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Four tips to warm-up those ‘writing muscles’ in your head and fingers

Here are four ideas to help you get those creative juices, and those good old nimble fingers, started as you approach your daily writing routine. (I wrote a brief article about writing warm-ups some months ago. This is an elaboration of some of the stuff I said in that earlier article.)

You can have some fun with your writing and stimulate those “creative juices” for the day by doing some useful “warm-ups” to get the words flowing. These ideas should work for you whether you keyboard your manuscripts or do pen-and-paper writing in a notebook. (Remember, too, that some very successful books have been written using nothing more than pencils and Big Chief lined tablets.)

1. The power of “what if?” One of the most useful writing exercises for stimulating the old brain cells anytime anywhere, and certainly one of the simplest, is to look at a story or news article — look online, check your local newspaper, try your favorite magazine, etc. — and simply ask yourself, “what if …?” Now fill in the blanks, i.e., complete that “what if …?” statement with whatever comes to your mind. Here’s an example of a “what if …?” statement and completion:

My wife and I get a kick out of watching old “Malcolm in the Middle” reruns on cable TV. (I think it is one of the zaniest, best-written and best-acted sitcoms in recent decades.) One we saw recently involved a “super genius” kid in Malcolm’s gifted students class. In the course of the plot, the kid mentions that his memory is so good that he remembers in detail everything about his own birth. Immediately (well, maybe not “immediately”), my brain popped up something like: “What if the kid could have sent out his own birth announcements?” In this case, the “what if” led to speculation about how would he know who to send them to? Would he have learned enough by eavesdropping on mom and dad while in the womb to form opinions about which of their friends he’d want in on the great event?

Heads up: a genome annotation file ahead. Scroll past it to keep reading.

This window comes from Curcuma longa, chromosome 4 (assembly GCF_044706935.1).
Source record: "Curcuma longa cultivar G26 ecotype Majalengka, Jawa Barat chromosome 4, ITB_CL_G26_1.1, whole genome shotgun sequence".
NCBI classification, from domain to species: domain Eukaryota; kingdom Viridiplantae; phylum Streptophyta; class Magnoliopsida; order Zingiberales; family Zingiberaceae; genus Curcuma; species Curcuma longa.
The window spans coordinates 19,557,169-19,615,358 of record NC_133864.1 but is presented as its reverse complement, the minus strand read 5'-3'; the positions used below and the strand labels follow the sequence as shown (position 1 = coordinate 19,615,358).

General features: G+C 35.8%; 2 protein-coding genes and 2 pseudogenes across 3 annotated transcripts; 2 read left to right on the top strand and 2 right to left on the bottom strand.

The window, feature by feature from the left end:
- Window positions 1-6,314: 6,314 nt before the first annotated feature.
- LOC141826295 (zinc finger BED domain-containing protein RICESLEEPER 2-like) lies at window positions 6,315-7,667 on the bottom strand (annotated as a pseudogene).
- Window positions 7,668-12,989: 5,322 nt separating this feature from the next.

Okay, so that’s a bizarre “what if.” But you get the idea. And if you write fiction, you know the value of “what if,” even when the “what ifs” come out rather bizarre. It’s meant to be a starting point. For every good, useful “what if” you come up with, you’ll probably have dozens, even hundreds, of useless rejects. But that’s all part of the creative process to get those juices flowing and words pouring out, isn’t it?

2. Set a 10 minute timer when you put fingers to keyboard or pen to paper. As soon as you start the timer, get busy writing. Write the first thing that comes to your mind. Keep writing with no more than a second or two pause at a time — and do that for the full 10 minutes until your timer goes off. You’ve probably heard of this sort of writing warm-up before. It’s referred to sometimes as “automatic writing.” The goal here is to get your brain really going in high gear and to make that fluid connection between your mind and the “muscle memory” of your fingers (whether you keyboard or scribble on paper).